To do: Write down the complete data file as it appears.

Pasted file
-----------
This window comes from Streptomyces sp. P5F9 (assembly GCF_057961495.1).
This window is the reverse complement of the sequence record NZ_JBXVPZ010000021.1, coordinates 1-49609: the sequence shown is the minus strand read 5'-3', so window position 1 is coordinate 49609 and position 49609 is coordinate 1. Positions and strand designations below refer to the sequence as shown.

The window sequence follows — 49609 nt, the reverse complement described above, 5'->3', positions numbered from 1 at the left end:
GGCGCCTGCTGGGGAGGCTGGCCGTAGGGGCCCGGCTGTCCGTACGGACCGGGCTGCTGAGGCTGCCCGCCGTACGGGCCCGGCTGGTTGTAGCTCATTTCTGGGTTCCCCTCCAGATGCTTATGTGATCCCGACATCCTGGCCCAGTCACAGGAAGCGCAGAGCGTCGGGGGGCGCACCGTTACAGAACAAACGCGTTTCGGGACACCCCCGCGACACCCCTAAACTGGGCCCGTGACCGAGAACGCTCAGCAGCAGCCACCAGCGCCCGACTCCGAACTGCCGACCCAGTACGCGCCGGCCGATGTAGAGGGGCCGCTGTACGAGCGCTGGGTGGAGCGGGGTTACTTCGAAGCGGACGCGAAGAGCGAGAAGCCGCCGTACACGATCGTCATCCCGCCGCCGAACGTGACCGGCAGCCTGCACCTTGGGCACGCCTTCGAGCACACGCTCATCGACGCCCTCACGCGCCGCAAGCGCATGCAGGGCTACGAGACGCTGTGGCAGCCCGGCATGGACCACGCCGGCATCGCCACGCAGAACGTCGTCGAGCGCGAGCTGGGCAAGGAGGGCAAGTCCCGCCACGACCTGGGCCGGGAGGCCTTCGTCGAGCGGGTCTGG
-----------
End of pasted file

This window comes from Streptomyces sp. P5F9 (assembly GCF_057961495.1).
This window is the reverse complement of the sequence record NZ_JBXVPZ010000021.1, coordinates 1-49609: the sequence shown is the minus strand read 5'-3', so window position 1 is coordinate 49609 and position 49609 is coordinate 1. Positions and strand designations below refer to the sequence as shown.

The window sequence follows — 49609 nt, the reverse complement described above, 5'->3', positions numbered from 1 at the left end:
GGCGCCTGCTGGGGAGGCTGGCCGTAGGGGCCCGGCTGTCCGTACGGACCGGGCTGCTGAGGCTGCCCGCCGTACGGGCCCGGCTGGTTGTAGCTCATTTCTGGGTTCCCCTCCAGATGCTTATGTGATCCCGACATCCTGGCCCAGTCACAGGAAGCGCAGAGCGTCGGGGGGCGCACCGTTACAGAACAAACGCGTTTCGGGACACCCCCGCGACACCCCTAAACTGGGCCCGTGACCGAGAACGCTCAGCAGCAGCCACCAGCGCCCGACTCCGAACTGCCGACCCAGTACGCGCCGGCCGATGTAGAGGGGCCGCTGTACGAGCGCTGGGTGGAGCGGGGTTACTTCGAAGCGGACGCGAAGAGCGAGAAGCCGCCGTACACGATCGTCATCCCGCCGCCGAACGTGACCGGCAGCCTGCACCTTGGGCACGCCTTCGAGCACACGCTCATCGACGCCCTCACGCGCCGCAAGCGCATGCAGGGCTACGAGACGCTGTGGCAGCCCGGCATGGACCACGCCGGCATCGCCACGCAGAACGTCGTCGAGCGCGAGCTGGGCAAGGAGGGCAAGTCCCGCCACGACCTGGGCCGGGAGGCCTTCGTCGAGCGGGTCTGG